An example of an occupational requirement is where the employers of a religious Minister insist that they can't employ a transsexual person or a gay man in order to avoid offending the religious convictions of the religion's followers.
For more information about sexual orientation discrimination at work, see What can I do if my employer is treating me unfairly because of sexual orientation.
Someone who provides goods, facilities and services would be discriminating against you if, because of your sexual orientation, they:
- refused to sell you something
- did not allow you to use a service
- provided you with worse or more expensive goods or services than someone with a different sexual orientation
- behaved in a rude or hostile way.
Examples of organisations which provide goods or services include:
- pubs, restaurants and hotels
- entertainment facilities such as cinemas, theatres, amusement parks, ice-skating rinks and race tracks
- hospitals and clinics
- estate agents, private landlords and local authority housing departments
- banks, building societies, insurance companies and finance companies
- railway stations, bus stations and airports
- churches and other places of worship
- charities and voluntary organisations
- schools and colleges
- welfare services such as housing advice, day-care or community care
- people who provide trade or personal services. This includes builders and people who provide complementary therapies such as acupuncture or reflexology
- residential care homes
- courts, prisons and the police.
For more examples of organisations which provide goods and services, see the Equality and Human Rights Commission website at: www.equalityhumanrights.com.
An example of discrimination in goods, facilities and services is where a hotel, guesthouse or B&B refuses a booking from a same-sex couple, or stops them from booking a double room.
It is illegal to discriminate against someone because of their sexual orientation, regardless of how the goods and services are provided or whether you have to pay for them or not.
It is not discrimination for a business to provide goods, facilities or services which are aimed especially at the gay community. They don't have to start providing similar goods, facilities or services aimed at heterosexuals. However, the business is not allowed to turn away any heterosexual customers. For example, a lesbian and gay bookshop doesn't have to stock books aimed at heterosexual readers, but can't turn away heterosexual customers who want to buy its books.
If you're in a civil partnership, someone who provides goods, facilities or services is not allowed to treat you differently to how they would treat a married couple. Goods, facilities and services available to unmarried opposite-sex couples must be available to same-sex couples not in a civil partnership.
Pubs, bars, restaurants and nightclubs
You can't be turned away from pubs, bars, restaurants or nightclubs because of your sexual orientation. This applies if you're gay, lesbian, bisexual or heterosexual. So, for example, you can't be asked to leave a bar just because you're gay or lesbian. And a gay bar can't turn you away simply because you're heterosexual. However, they can turn you away if you make nasty comments about gay people or don't respect the fact that you're in a gay space.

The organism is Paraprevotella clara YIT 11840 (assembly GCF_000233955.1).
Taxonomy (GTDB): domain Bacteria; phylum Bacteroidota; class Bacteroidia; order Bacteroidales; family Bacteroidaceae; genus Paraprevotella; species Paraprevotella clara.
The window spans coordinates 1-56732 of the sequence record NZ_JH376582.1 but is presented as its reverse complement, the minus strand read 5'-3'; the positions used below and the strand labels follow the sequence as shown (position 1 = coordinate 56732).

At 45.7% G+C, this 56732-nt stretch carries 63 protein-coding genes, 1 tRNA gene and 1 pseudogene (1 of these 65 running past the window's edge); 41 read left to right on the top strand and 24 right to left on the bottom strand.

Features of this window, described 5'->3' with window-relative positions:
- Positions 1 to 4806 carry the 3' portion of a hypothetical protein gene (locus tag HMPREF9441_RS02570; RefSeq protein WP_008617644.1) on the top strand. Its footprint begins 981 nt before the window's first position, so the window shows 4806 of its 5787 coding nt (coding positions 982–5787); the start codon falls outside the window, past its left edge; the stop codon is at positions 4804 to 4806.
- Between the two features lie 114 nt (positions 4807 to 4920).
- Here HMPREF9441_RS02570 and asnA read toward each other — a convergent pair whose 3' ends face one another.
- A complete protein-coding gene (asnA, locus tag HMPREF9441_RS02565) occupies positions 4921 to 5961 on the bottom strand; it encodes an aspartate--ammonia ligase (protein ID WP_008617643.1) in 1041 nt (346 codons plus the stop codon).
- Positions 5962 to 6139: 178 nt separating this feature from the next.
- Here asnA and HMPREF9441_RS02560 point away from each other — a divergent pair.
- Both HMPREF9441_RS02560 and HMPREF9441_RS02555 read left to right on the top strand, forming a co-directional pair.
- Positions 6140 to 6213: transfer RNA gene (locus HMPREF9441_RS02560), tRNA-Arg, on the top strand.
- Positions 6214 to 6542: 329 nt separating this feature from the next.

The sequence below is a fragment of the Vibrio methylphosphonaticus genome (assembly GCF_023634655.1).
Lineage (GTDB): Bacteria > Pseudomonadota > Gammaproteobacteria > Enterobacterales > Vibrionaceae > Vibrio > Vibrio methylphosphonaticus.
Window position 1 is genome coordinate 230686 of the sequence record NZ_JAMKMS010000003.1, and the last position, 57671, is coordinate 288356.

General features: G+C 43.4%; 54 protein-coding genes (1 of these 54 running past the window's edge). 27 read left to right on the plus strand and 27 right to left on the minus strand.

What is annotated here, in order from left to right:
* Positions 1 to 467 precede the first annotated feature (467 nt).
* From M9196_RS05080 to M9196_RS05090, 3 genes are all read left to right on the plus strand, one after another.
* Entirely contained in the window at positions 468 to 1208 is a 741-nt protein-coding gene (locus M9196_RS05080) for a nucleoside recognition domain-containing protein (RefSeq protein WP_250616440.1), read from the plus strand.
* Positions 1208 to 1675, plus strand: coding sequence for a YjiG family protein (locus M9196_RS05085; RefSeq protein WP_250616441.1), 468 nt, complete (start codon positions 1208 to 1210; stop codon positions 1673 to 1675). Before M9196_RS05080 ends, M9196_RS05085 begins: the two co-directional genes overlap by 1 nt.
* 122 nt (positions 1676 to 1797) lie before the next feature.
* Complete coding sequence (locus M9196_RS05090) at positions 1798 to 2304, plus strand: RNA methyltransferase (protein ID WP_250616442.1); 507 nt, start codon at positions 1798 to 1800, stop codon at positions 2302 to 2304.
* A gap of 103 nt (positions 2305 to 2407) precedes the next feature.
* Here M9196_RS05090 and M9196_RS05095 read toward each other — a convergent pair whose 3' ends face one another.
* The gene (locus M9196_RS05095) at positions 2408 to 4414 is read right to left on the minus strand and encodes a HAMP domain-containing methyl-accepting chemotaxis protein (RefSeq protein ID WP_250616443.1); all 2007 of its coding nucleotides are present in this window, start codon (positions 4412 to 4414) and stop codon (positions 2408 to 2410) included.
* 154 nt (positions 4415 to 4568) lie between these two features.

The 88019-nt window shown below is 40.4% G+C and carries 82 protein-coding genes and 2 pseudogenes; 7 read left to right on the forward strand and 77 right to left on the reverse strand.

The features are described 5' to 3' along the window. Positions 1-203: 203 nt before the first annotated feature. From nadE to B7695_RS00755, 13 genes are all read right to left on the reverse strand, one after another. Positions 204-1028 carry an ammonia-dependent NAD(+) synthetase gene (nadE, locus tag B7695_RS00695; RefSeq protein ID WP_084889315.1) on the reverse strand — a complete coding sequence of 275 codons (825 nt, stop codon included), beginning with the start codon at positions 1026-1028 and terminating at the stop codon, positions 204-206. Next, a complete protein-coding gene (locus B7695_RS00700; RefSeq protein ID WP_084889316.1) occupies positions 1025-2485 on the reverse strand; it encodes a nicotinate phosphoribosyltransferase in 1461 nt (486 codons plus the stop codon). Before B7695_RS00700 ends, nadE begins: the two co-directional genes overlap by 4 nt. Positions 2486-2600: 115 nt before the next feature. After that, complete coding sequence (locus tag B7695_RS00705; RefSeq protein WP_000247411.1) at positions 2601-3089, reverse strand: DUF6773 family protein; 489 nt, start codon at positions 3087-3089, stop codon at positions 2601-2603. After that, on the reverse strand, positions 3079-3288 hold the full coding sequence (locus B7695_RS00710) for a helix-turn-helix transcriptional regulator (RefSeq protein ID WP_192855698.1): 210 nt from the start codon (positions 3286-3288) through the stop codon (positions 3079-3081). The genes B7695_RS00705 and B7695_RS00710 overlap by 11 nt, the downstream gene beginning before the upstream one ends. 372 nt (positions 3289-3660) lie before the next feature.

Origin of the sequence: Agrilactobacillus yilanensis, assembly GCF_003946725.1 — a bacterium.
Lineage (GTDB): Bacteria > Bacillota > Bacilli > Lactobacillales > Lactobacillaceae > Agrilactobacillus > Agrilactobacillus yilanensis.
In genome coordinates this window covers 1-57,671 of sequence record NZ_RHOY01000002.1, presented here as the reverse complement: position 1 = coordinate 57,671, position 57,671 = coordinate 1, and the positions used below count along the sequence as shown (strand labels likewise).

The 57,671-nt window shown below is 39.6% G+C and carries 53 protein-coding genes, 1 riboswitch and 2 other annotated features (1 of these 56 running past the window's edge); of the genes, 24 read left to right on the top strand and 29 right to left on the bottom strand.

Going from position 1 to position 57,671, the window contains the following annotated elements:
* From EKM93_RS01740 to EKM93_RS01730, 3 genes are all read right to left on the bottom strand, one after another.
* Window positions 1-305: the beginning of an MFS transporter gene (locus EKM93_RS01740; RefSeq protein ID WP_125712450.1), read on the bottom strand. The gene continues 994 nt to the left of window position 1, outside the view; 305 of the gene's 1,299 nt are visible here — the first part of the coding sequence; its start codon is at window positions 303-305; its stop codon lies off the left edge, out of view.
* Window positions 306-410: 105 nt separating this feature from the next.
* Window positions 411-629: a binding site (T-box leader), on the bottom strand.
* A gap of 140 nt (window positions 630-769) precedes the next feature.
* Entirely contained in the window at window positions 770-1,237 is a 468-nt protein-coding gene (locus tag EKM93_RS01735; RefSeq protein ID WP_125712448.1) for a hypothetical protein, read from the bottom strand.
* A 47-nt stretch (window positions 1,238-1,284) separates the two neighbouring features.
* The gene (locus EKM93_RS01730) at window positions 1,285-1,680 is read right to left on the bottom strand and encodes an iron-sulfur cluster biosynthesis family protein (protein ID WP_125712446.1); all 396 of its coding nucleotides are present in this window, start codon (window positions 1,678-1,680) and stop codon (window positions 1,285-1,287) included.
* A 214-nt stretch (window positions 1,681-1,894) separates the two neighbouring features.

Private members' clubs and associations
Private members' clubs and associations with more than 25 members are not allowed to discriminate against you because of your sexual orientation. However, it doesn't count as discrimination if the main purpose of the club or association is to provide benefits to lesbians, gay men or bisexuals. This applies particularly if their purpose is to offer privacy or a safe, supportive environment. For example, if the main purpose of a gay football club is not to compete in tournaments but to provide a safe social space for gay men, it could refuse to allow heterosexual men to join if that would change the whole nature of the club.
Banks, building societies and other financial service providers are not allowed to refuse you a loan, grant, credit or other financial services because of your sexual orientation.
Insurers aren't allowed to use your sexual orientation as a condition on its own for not offering you insurance.
Tour operators and transport or travel companies
Travel companies can't refuse to sell you a holiday because of your sexual orientation. For example, if a holiday is offered as couples only, it must be offered to both heterosexual and same-sex couples.
Charities aren't allowed to exclude people because of their sexual orientation. However, they can provide services for people of a particular sexual orientation if their purpose is to help that group. For example, a charity might exist to support homeless gay men or give counselling to young lesbians with mental health issues.
Religious organisations can refuse to provide services to you under certain circumstances. For example, a religious retreat may be allowed to turn you away because you're lesbian, gay or bisexual, or a church may be allowed to refuse to allow a gay group to hold meetings on its premises.
It's illegal for a public authority to discriminate against you because of your sexual orientation while carrying out any of it's functions. Public authorities includes government departments, local authorities, NHS trusts, courts and tribunals, police officers and prisons.
On top of this, public authorities have a legal duty to take action against discrimination and to actively promote equality.
It's illegal to publish or broadcast an advert which discriminates because of sexual orientation, or which advertises discriminatory services.
This means that a business is not allowed to advertise goods, facilities or services which are only available to heterosexuals.
In the same way, a gay business is not allowed to advertise that heterosexual people are excluded from its' facilities. However, it is allowed to say that it's a 'gay-friendly' business.
You won't be able to take action about advertising which discriminates. Action about advertising which discriminates must be taken by the Equality and Human Rights Commission (EHRC).
Adoption and fostering agencies
An adoption or fostering agency is not allowed to refuse to place children with you just because you're lesbian, gay or bisexual.
This applies to all adoption and fostering agencies.
Gay men are banned from acting as blood donors.
Educational establishments such as schools, colleges and universities are not allowed to treat you differently because of your sexual orientation. They are not allowed to treat you differently if your parents are lesbian, gay or bisexual.